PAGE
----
iPods and Nooks….and apps for kids.

I am a sucker for my Nook and my iPod. I like playing games on them, using my email, reading books, and using the calendar. What is more, they will keep my preschooler busy while we stand in lines, sit in waiting rooms, and are driving.

Some people feel technology shouldn’t be used in teaching. Technology is a fact of life – it will stay with us. The sooner children learn to use a computer, a touch screen, an iPod/iPad or Nook, the better. So many things are available on the Internet and from apps for mobile devices that kids can play and learn all day. What technology shouldn’t be used for is a substitute for interaction. It also shouldn’t be used as a babysitter; although it can be used to keep a child company while essential tasks get done.

In our house, we have an iPod touch, Nook color, and Leapster (in addition to the computers) that our preschooler uses. Even our infant uses the iPod touch (we have a piano app on it that she likes to play to distract her while we are in lines). I have a multitude of learning apps, as well as fun apps, on there for kids. My son likes the “Leapfrog Scout ABC Garden” app and the “Super Why” app from PBS the best. I like “Settler of Catan” and some of the scheduling/finance apps. Our 6 month old likes the piano app.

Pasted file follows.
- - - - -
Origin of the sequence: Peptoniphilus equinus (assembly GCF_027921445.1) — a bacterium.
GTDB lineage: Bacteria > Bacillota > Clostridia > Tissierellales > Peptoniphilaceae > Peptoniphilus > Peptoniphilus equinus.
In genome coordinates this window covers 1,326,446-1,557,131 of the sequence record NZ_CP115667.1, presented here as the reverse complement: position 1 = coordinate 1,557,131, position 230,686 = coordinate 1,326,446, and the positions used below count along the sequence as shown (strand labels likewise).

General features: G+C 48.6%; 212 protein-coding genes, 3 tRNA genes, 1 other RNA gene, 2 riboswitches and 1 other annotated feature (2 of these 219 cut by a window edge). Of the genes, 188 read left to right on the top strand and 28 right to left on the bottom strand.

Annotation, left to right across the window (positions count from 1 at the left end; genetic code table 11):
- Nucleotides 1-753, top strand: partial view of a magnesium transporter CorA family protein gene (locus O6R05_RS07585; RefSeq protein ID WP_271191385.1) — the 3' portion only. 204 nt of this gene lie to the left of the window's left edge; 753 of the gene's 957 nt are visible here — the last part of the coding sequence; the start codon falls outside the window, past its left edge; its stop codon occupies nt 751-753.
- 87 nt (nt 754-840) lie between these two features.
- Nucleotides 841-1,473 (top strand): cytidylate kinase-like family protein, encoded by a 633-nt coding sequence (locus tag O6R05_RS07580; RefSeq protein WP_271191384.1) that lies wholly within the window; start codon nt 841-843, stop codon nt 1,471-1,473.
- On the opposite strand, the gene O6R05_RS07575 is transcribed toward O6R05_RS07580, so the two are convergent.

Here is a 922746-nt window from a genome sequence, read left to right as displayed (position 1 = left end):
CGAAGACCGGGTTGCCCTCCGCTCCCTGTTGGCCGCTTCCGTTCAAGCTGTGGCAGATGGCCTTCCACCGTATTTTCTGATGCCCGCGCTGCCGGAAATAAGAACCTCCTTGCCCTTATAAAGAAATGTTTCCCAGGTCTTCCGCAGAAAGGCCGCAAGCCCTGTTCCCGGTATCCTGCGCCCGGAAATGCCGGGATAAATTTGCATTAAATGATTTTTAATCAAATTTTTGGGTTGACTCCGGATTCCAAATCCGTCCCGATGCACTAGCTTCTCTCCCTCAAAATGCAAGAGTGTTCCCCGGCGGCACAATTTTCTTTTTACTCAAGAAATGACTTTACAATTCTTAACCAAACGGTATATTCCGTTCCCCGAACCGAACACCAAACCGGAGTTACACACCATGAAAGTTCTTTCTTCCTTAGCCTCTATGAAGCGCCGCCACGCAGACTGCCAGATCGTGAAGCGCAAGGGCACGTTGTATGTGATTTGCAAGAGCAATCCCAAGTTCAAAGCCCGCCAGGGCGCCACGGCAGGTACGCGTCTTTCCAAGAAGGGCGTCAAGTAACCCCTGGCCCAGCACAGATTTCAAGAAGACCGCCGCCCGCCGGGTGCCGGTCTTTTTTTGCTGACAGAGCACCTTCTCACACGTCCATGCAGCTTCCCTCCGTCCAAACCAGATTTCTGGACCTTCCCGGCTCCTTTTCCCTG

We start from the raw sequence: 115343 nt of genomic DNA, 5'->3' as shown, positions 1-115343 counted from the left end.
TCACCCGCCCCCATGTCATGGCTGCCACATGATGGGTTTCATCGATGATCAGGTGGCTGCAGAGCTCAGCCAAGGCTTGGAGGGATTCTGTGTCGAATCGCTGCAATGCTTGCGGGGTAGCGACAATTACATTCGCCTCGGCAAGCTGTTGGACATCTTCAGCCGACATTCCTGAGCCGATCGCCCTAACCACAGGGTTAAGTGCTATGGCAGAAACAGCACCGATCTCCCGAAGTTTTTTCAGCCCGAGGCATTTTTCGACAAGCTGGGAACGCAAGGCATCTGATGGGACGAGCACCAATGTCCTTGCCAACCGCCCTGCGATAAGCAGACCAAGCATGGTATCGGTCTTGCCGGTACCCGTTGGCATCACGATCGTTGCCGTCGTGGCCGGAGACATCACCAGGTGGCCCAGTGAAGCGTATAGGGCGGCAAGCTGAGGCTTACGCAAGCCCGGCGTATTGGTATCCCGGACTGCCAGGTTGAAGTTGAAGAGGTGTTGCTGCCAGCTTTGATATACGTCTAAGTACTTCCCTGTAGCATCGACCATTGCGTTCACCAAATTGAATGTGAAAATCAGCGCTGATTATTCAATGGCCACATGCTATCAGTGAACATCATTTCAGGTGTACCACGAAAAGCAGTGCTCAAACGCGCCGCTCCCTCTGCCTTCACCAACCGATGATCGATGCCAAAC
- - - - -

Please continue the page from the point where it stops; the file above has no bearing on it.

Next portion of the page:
Most of the free apps for kids are junk. They involve paying for other things within the app or are simply bad. The apps that are books are great too. The Apple app store has a bunch of Dr. Seuss apps (books) that the kids can read, interact with, or have the app read to them. These are great for lines at the grocery store or other short waits when the child doesn’t want to talk with you or play with you. These are also great for a little down time. The Nook color has some of the same books.

Technology teaches our children in ways we cannot. While I know how a volcano works, and can describe it, nothing teaches better than seeing a volcano erupt and talking about why it is happening. This wouldn’t be possible without the Internet. I can show my son plants, and we can talk about them growing, but on various websites he can practice watering plants and the websites show how roots go down and the plant grows up. These are things that can be described, but without technology, cannot be experienced.

I’m not suggesting technology, especially mobile technology, as a substitute. But technology can certain supplement the teaching we do at home. Technology can provide experiences to our children that they wouldn’t otherwise have. With apps and the Internet, my son can build a car, engineer a train, and race on a horse. These are all things he wouldn’t otherwise be able to do. We can go on a dig for dinosaur bones, try and put them together, and see things in space.

Using technology wisely can only help us teach our children and expose them to a variety of new things that they otherwise wouldn’t get to experience.

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